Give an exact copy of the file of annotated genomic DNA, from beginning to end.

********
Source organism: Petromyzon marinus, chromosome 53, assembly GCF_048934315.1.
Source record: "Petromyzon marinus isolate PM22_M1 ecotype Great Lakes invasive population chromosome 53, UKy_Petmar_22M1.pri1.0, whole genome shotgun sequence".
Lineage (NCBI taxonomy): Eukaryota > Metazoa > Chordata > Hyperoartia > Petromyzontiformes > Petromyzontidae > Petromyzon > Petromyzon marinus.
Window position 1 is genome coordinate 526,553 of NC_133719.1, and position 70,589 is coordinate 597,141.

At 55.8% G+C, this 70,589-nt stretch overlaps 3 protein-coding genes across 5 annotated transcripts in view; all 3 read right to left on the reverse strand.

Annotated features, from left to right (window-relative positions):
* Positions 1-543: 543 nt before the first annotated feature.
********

Source organism: Petromyzon marinus, chromosome 53, assembly GCF_048934315.1.
Source record: "Petromyzon marinus isolate PM22_M1 ecotype Great Lakes invasive population chromosome 53, UKy_Petmar_22M1.pri1.0, whole genome shotgun sequence".
Lineage (NCBI taxonomy): Eukaryota > Metazoa > Chordata > Hyperoartia > Petromyzontiformes > Petromyzontidae > Petromyzon > Petromyzon marinus.
Window position 1 is genome coordinate 526,553 of NC_133719.1, and position 70,589 is coordinate 597,141.

At 55.8% G+C, this 70,589-nt stretch overlaps 3 protein-coding genes across 5 annotated transcripts in view; all 3 read right to left on the reverse strand.

Annotated features, from left to right (window-relative positions):
* Positions 1-543: 543 nt before the first annotated feature.